Tom Peters is one of those 'gurus' who polarises opinions. Personally, I like his style. He is though, whatever your thoughts, one of the most in demand public speakers in the world.
So I was particularly interested to see Tom comment on a book on presentations called The Excellent Presenter by Timothy Koegel.
Tom picks up on one phrase that struck a chord with me:
Those who practice improve. Those who don't, don't.
Until a few years ago, I had to be forced into public speaking tasks. Frankly, I was crap! In one presentation I literally read the bullet points word for word for nearly 20 minutes. It was that bad! But this shouldn't have been surprising given the time I had put in to learn this skill - i.e. none.
And I guess that I was not alone. Tom recounts:
In Koegel's seminars, he asks participants how much time they spend communicating—including formal presentations, meetings, interviews to collect information, and even voice mails. The answer, and he cites other research with like numbers, is 50 percent to 80 percent of one's professional time. (Which makes perfect sense to me, as I sit here at a keyboard ... communicating.) Then Koegel asks how much time people spend practicing and evaluating their communication skills. A very, very fair question, eh? The answer is: 0/zero percent to 2 percent ... mostly zeroes.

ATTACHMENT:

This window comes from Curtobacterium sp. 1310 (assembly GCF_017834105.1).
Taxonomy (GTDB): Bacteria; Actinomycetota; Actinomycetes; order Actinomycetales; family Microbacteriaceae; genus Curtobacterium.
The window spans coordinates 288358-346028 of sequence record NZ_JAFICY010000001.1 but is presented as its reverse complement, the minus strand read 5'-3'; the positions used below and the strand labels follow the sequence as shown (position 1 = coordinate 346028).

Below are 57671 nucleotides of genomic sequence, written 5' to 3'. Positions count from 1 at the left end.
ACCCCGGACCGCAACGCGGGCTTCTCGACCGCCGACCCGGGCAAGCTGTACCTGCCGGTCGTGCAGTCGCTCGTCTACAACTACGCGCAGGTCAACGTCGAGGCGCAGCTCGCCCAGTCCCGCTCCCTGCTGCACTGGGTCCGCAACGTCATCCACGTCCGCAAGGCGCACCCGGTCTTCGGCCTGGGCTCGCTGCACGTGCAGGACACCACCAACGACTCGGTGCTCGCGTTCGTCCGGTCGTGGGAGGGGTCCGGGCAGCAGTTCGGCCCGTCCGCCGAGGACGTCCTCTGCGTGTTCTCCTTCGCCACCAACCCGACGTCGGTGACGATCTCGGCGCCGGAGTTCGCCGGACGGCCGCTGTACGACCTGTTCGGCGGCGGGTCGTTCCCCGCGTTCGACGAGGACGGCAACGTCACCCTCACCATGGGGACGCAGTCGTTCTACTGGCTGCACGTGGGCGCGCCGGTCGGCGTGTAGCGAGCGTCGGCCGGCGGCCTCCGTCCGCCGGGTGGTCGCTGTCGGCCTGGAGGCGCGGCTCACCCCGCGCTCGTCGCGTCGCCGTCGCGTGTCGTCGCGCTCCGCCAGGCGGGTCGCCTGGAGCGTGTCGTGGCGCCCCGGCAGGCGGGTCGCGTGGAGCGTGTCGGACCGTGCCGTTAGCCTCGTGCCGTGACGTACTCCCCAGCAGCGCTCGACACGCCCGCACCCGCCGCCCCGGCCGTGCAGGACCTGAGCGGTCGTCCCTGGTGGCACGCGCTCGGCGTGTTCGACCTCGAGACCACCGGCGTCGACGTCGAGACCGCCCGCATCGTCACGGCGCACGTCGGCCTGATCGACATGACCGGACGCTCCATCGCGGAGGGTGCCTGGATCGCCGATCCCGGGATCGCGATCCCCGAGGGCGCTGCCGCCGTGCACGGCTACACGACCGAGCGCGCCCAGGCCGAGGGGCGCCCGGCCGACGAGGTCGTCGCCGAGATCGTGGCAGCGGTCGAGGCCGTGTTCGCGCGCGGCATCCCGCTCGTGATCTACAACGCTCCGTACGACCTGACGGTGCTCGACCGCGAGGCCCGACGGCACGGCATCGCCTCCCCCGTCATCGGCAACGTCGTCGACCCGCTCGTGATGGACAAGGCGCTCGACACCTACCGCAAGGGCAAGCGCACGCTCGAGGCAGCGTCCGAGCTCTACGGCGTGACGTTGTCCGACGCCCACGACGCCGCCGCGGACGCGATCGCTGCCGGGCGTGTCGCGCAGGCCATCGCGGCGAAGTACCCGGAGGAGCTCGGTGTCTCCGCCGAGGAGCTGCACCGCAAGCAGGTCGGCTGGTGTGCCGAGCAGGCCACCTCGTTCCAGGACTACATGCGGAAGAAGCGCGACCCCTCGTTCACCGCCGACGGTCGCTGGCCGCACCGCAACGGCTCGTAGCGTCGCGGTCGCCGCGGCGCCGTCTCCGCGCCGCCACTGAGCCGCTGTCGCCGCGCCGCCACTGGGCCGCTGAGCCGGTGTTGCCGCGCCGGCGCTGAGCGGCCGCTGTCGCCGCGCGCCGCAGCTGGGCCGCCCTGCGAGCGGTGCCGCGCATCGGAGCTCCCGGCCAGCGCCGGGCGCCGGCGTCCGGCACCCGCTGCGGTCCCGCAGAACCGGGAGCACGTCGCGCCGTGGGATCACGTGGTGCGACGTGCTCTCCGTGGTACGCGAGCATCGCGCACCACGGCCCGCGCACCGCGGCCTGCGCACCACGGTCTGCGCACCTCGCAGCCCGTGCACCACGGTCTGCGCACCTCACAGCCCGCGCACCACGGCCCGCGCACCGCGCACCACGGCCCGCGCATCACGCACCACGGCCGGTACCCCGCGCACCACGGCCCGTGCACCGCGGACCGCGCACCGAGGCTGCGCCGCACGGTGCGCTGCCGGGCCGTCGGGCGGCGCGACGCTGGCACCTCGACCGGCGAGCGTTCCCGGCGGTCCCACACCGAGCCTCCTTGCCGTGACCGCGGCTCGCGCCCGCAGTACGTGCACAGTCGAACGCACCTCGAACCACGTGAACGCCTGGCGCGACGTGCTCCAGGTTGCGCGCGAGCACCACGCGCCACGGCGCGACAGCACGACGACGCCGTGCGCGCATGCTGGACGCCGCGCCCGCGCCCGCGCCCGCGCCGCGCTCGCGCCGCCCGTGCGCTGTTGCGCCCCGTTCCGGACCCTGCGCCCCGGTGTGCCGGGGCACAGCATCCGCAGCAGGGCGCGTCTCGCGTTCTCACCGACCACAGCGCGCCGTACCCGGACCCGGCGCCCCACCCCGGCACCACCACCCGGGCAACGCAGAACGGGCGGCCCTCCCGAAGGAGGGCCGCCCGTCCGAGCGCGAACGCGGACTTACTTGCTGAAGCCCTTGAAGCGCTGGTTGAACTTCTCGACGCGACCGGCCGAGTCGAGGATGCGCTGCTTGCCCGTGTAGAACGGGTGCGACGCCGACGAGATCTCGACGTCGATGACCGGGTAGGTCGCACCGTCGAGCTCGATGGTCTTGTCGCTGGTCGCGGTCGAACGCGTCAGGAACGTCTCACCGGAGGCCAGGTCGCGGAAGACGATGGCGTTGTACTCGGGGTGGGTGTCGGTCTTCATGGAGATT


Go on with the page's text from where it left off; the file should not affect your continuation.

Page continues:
For those interested in improving and practising their communication skills I can highly recommend Toastmasters.
I joined 18 months ago and my public speaking has since been transformed. My confidence is high, my ability to structure effective speeches is improved and the ability to support them through props, my own gestures and using my voice has transformed my delivery. I have confidently now presented at industry conferences and seminars both here and in the US. Indeed, I was voted best speaker at one!
The benefits of joining are:
- You practice in front of a safe audience. It's better to learn in a helpful learning environment like Toastmasters than to learn from your mistakes in front of your Board!
- You follow a structured programme touching on all the major aspects of an effective speech e.g. structure, vocal variety, gestures, persuading with power etc.
- A committed member could be in front of an audience in different roles over 30 times in a year.
- You learn many different aspects of public speaking - prepared speeches, impromptu speeches, running an event, listening to speeches and having to respond with only a short time to prepare.
In short, Toastmasters has been brilliant for me and I can recommend it to anyone. The only regret I have is that it took me so long to find it. It scares me to think how much more effective I might have been had I know about it ten or fifteen years earlier.
If anyone has any questions on Toastmasters please get in touch, In future I will comment further on the lessons I've learnt from my public speaking 'career'.
PS My club is Holborn Speakers. Disclosure: I am a committee member.